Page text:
Taylor Swift and the music industry wage war on Google’s YouTube, take fight to U.S. Congress

“Taylor Swift and many in the music industry are officially taking their bad blood with YouTube to Congress,” Dee Lockett reports for Vulture. “Swift, along with 160 artists and labels, including U2, Paul McCartney, and the Big Three (Universal, Sony, and Warner), has joined a growing petition urging Washington to make serious updates to the Digital Millennium Copyright Act (DMCA).”

“‘[DMCA] has allowed major tech companies to grow and generate huge profits by creating ease of use for consumers to carry almost every recorded song in history in their pocket via a smartphone, while songwriters’ and artists’ earnings continue to diminish,’ the petition reads,” Lockett reports. “And it specifically takes aim at YouTube, which the petition’s organizer, music manager Irving Azoff, says ‘threaten[s] the continued viability of songwriters and recording artists to survive.'”

“Trent Reznor, who works for Apple Music, recently called YouTube ‘very disingenuous,’ arguing that it’s “built on the backs of free, stolen content and that’s how they got that big. I think any free-tiered service is not fair,'” Lockett reports. “The Black Keys’ Patrick Carney then tweeted, ‘Give me five minutes on YouTube and I probably can find 250 songs that are available which the artist isn’t getting paid for. At least.'”

Read more in the full article here.

MacDailyNews Take: Carney’s estimate is extremely conservative.

Apple Music’s Iovine, Reznor, Cue and Kondrk on streaming’s new world order and why ‘we all should be’ worried – June 14, 2016
Apple Music adds another million subscribers in 1 month, surpasses 11 million paying members – February 12, 2016
Apple Music subscribers could hit 100 million users in 6 years – January 11, 2016
Apple Music nabs 10 million subscribers in 6 months, which took Spotify 6 years – January 10, 2016
Uh-oh, Spotify: People are paying up for Apple Music – November 5, 2015
Why Apple Music will win in streaming music – October 27, 2015
Apple Music takes a huge bite out of Pandora – October 23, 2015
Taylor Swift calls Spotify a ‘start-up with no cash flow’ – August 4, 2015
Oh ok, Spotify listeners are upgrading to Apple Music – July 19, 2015
Apple Music could kill more than just Spotify, it could kill music labels, too – June 25, 2015
Why Apple Music will gut and publicly execute Spotify – June 10, 2015
Spotify CEO claims to be ‘ok’ with Apple Music – June 9, 2015
Jimmy Iovine and Eddy Cue: Apple Music gunning for Spotify, YouTube, and terrestrial radio – June 9, 2015
Apple Music’s huge advantage over Spotify – June 9, 2015
Apple’s revolutionary Apple Music just might prove its skeptics wrong – June 8, 2015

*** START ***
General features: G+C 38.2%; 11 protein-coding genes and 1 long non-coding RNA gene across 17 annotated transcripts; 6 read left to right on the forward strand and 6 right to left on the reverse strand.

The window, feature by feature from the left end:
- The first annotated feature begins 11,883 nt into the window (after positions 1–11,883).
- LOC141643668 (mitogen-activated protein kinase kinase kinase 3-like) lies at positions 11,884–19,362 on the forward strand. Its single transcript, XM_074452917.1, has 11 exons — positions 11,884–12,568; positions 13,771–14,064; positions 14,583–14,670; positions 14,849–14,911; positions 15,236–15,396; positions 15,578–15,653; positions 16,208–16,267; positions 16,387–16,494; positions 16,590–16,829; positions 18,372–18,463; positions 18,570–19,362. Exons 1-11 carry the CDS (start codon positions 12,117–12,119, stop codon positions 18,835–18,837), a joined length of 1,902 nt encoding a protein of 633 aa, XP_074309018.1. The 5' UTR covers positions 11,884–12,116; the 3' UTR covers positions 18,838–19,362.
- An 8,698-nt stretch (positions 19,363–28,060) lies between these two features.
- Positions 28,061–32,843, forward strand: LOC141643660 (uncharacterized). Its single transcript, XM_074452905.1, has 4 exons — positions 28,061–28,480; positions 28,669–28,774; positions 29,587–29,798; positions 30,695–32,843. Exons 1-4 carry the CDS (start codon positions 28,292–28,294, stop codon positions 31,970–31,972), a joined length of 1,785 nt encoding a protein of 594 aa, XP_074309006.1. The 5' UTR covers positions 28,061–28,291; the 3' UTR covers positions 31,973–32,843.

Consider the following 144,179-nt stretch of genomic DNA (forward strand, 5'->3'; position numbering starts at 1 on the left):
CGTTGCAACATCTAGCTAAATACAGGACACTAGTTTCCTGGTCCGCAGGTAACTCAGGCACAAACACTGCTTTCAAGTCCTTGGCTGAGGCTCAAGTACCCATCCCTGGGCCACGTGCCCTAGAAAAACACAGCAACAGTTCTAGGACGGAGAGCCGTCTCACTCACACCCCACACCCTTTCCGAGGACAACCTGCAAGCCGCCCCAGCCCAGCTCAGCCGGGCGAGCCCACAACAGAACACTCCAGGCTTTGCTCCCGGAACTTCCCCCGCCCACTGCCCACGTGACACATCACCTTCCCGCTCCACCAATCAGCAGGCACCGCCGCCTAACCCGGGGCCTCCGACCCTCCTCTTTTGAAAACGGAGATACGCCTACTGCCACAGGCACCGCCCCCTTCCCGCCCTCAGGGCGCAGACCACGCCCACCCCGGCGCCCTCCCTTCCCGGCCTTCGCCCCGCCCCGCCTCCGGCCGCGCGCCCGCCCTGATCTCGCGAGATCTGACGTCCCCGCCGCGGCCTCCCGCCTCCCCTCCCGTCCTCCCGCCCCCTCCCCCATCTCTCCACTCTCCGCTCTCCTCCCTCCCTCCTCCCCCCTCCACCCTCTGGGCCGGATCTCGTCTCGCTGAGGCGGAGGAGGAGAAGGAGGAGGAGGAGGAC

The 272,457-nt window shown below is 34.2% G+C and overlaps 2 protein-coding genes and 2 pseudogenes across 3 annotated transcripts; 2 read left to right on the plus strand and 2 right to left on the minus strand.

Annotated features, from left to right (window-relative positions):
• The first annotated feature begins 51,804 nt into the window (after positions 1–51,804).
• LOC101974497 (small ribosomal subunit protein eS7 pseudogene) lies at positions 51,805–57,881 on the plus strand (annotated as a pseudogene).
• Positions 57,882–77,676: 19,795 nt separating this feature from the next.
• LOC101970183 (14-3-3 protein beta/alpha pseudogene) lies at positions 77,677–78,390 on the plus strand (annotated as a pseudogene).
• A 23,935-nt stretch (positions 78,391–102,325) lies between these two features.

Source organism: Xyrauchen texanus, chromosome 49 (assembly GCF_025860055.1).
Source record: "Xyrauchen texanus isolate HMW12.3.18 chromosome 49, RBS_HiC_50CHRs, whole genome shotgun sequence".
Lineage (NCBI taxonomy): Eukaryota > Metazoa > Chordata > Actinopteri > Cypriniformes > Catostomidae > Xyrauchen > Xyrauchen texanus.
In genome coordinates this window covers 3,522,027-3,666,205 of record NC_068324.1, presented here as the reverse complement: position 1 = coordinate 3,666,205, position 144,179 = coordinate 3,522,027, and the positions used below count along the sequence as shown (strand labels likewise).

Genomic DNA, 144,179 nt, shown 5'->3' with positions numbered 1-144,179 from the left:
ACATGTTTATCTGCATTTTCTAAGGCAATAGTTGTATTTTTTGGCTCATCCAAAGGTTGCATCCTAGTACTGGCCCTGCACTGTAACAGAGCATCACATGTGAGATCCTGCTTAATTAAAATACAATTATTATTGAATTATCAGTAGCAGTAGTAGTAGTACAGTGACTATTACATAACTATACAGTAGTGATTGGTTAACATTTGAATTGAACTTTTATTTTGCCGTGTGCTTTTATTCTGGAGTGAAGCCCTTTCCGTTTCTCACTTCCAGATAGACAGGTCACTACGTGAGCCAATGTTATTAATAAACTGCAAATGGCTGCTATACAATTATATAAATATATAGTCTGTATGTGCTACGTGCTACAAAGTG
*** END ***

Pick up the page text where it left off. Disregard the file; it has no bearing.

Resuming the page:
Apple unveils revolutionary Apple Music service – June 8, 2015

[Thanks to MacDailyNews Reader “Dan K.” for the heads up.]


    1. No you and I are making less. Concert tickets have doubled, Ms. Swift’s included, she is making huge $$. She also criticized Apple for not paying artists during the time they themselves were not being paid. Then she went on tour posting videos of her introducing he unpaid guest artists. Not sure how it works but I know I posted a wedding video to Youtube and you could here about 10 seconds of a song in the back ground of it , it was immediately blocked and I had to agree to give any money made off the video to the artist who’s song you could here before it would be available.

    1. I rarely use YouTube for listening to my “rap industry” music. Hip/Hop – Rap music is not as easy to make as it seems. And more than half do use musicians along with the electronic aspect (keyboards etc) to make their sound.

  1. Why I appreciate access to music on YouTube:

    1) I learn new music that is otherwise inaccessible thanks to the sick, demented and antiquated music industry.

    2) I can hear music that is entirely unavailable in the USA thanks to idiotic music industry marketing moron ‘zone system’ and the idiotic inability of the antiquated music industry to catch up with the new world order of universal media access.

    Having said that, I have no sympathy for people who use YouTube as a method of ripping off music they do not pay for. That’s a slap and act of robbery against the livelihood of musicians. If only the stupid music industry was as concerned for the livelihood of musicians as I am.

    IOW: It’s about personal ethics. Use them and YouTube’s provided access to music is incredibly helpful and useful.

  2. I think the musicians have a point. However, there is no way in a free society that you are going to stop this train. In the digital world, things want to get out and things want to be free.

    As others here have noted, some artists have used YouTube to make money and gain exposure. Some artists rise to fame through YouTube. So it is a double edged sword, with some good and some bad.

    But either you adapt or perish, that is the way it is in business and nature.

  3. You Tube gives people like me free exposure and a small amount of money based on ad click revenues. Spotify and many of the others, including Apple, require us to pay for inclusion. On top of that, You Tube viewers don’t seem to care so much about the production values, whereas the consumers at the other services expect the full expensive studio sound. What Taylor and the others are complaining about is not You Tube itself, I think, but the fans who put ripoffs up without the original artist’s approval or knowledge. If You Tube could guarantee proper payments to the artists, I think there would be no complaints. “Proper” is another sticking point, though.

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